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Demystifying the MLB’s First Hacking Scandal and Its Fallout

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Demystifying the MLB's First Hacking Scandal
The St. Louis Cardinals’ home ballpark, Bush Stadium (Jimmy Simmons/Icon Sportswire via Getty Images)

 

On Jan. 30, Major League Baseball Commissioner Rob Manfred announced harsh penalties for the St. Louis Cardinals, whose former scouting director Chris Correa had perpetrated baseball’s first-ever cybercrime: hacking the Houston Astros’ email system and draft database in 2013 and 2014. Aside from banning Correa from baseball for life, Manfred made the Cardinals pay the Astros $2 million and hand over their top two picks in the 2017 draft.

To put things into perspective, what Correa did was the digital equivalent of a player using Performance Enhancing Drugs; he gained an unfair draft advantage for the Cardinals by digging into “… the Astros’ medical evaluations of possible draft picks, internal scouting reports, and trade discussions with other teams,” per ESPN. Like a juiced-up player winning more games for his team, Correa likely sent reverberations throughout his team’s (and Houston’s) farm systems for years to come. How many draft picks did the Cardinals “steal” from the Astros? Are they still in the Cardinals’ farm system? Would the Astros be a stronger contender had they received these players? The potential ripple effects go on and on.

A federal jury didn’t take Correa’s actions lightly, sentencing him to 46 months in prison and fining him $300,000 last January. Since his sentencing, though, Correa has stood by allegations that the Astros had, in fact, swiped information from the Cardinals first. Could the issue be more pervasive than just this one isolated case? “It was inevitable that there would be a sports team or teams that would suffer some form of breach,” says cybersecurity expert Adam Levin, who is the chairman and founder of CyberScout. Levin says he wouldn’t be surprised if hacking were going on in other sports—and that instances like this one were just not being publicly reported. In terms of baseball, “the question was: Was it going to involve tickets, personal identifiable information of customers, of employees? In this case, it involved trade secret intellectual property,” explains Levin. But he’s quick to note that Correa’s hack wasn’t altogether novel: “Corporate espionage has been going on for decades … maybe since the beginning of time, so this is just another form.”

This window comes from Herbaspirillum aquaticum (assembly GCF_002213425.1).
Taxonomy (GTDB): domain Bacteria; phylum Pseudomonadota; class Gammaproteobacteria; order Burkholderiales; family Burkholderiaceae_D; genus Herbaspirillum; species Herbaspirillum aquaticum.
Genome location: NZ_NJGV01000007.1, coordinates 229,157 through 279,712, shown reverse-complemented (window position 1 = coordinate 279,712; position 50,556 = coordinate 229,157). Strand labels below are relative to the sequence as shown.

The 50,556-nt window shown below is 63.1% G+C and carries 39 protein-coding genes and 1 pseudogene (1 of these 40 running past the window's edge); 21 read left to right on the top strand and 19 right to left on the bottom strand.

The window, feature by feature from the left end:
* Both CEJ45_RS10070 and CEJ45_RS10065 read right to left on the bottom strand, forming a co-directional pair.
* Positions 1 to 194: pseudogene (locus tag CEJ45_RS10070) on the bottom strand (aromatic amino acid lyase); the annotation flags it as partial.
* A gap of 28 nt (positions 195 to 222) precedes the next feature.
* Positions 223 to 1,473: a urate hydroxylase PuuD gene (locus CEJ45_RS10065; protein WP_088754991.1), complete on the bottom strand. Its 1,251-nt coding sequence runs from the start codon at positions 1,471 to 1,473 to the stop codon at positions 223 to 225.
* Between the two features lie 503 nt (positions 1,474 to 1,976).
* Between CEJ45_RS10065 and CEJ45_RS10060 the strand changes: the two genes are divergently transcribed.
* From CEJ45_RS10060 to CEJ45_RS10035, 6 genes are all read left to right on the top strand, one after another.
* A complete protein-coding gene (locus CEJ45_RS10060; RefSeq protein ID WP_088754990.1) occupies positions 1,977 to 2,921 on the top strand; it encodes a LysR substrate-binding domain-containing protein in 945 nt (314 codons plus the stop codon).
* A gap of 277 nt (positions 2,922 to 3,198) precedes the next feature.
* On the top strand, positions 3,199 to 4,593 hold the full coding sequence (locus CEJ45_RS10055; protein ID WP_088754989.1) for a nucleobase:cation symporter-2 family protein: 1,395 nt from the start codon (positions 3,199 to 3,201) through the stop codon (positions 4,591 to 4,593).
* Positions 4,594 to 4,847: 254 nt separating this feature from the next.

What does set the MLB hack apart from those that seem to be happening everywhere these days—whether they be last October’s crippling internet hack or Russia hacking the 2016 presidential election—is that it seemingly came out of nowhere. “Major League Baseball had a heck of a wakeup call,” says Levin. Hence the reason why Commissioner Manfred’s punishment was so unprecedentedly harsh. Explains Levin of Manfred’s actions:

“I think it was ‘I want to send a strong message (a) that teams need to adopt a culture of privacy and security for themselves; and (b) people [and teams] who think they can engage in this kind of conduct … [are] going to be in trouble.”

For Levin, who last year published a book on cybersecurity entitled, Swiped, the bigger picture is the need for a change in culture. Paraphrasing famed management consultant Peter Drucker, Levin puts it like this: “culture eats strategy.” In short, “you have to create a culture of privacy and security, whether it’s in your home or a government agency or a business.” This includes updating passwords regularly and creating ones that are difficult to guess. (That’s how Correa breached the Astros’ system.) Levin even foresees instances of “ransomware,” or malicious software that blocks access to a computer system until a “ransom” is paid, crippling sports teams.

In sum, this won’t be the last time you’ll hear of hacking in baseball. It’s just the beginning.

—Will Levith for RealClearLife